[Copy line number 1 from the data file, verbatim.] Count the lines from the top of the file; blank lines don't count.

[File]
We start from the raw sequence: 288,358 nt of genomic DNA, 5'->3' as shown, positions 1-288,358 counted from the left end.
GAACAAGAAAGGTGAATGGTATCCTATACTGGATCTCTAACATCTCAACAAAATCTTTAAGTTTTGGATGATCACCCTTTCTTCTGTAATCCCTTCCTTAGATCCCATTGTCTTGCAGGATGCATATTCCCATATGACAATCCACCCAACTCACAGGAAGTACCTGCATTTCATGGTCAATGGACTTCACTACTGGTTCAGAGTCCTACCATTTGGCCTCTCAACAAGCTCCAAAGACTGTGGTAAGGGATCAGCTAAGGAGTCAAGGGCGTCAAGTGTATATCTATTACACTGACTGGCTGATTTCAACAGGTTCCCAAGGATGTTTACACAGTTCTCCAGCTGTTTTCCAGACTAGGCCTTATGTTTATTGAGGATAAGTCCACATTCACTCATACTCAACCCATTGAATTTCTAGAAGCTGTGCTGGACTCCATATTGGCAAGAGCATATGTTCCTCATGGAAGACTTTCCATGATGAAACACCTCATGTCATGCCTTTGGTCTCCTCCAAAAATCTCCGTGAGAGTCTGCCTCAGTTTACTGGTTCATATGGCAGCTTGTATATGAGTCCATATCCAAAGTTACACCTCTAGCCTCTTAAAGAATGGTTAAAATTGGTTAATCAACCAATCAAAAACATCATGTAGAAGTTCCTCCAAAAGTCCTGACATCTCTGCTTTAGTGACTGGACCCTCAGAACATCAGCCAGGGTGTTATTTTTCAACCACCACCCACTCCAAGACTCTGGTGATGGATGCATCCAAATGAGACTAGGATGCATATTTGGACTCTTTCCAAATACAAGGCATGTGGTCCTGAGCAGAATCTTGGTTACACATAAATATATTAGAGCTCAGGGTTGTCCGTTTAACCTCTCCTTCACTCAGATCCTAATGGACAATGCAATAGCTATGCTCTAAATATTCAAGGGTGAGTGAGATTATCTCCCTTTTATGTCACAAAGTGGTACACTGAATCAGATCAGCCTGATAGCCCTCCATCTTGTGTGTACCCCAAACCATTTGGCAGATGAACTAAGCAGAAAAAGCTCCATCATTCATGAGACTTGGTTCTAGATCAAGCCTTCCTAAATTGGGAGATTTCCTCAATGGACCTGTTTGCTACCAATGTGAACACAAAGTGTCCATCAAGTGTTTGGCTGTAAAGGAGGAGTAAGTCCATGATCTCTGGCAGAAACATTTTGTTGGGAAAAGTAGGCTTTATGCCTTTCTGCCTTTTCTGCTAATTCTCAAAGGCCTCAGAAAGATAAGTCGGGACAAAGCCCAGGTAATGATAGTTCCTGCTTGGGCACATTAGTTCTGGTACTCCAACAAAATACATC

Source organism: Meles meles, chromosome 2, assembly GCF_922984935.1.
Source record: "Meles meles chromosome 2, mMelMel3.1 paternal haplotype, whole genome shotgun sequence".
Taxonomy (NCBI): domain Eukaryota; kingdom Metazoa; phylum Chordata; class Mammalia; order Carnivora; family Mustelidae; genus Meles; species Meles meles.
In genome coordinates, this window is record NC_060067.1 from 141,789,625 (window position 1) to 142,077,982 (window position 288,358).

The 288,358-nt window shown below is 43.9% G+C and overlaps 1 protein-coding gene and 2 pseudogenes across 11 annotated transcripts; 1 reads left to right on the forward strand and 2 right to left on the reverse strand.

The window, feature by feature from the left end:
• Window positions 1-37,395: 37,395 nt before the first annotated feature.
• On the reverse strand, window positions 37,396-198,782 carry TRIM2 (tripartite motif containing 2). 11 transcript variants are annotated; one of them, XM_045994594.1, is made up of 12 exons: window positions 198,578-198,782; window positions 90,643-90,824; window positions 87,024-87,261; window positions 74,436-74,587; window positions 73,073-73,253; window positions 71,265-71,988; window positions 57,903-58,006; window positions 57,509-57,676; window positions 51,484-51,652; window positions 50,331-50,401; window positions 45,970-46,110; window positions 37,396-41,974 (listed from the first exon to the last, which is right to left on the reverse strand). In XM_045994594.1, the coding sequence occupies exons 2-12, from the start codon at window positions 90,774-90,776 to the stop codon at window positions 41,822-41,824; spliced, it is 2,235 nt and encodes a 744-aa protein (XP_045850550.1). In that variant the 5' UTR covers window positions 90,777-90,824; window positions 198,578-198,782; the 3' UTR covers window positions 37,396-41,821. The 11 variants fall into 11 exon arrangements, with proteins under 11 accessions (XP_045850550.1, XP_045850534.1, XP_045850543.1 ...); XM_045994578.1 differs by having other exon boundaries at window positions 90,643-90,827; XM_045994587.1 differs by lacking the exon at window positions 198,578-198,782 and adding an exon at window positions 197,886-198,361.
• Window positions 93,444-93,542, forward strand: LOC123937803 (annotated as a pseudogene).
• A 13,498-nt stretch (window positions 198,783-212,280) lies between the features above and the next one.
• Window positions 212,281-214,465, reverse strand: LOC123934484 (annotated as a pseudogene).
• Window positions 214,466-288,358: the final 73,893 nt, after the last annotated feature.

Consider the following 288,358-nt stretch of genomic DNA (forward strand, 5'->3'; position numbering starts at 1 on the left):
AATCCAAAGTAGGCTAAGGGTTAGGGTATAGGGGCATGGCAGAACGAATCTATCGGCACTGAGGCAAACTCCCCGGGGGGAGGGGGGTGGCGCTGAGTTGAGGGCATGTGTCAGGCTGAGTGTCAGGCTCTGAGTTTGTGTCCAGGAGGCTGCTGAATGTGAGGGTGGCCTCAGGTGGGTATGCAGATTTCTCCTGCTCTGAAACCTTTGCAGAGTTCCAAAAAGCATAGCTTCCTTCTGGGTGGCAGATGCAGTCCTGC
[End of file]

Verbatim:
We start from the raw sequence: 288,358 nt of genomic DNA, 5'->3' as shown, positions 1-288,358 counted from the left end.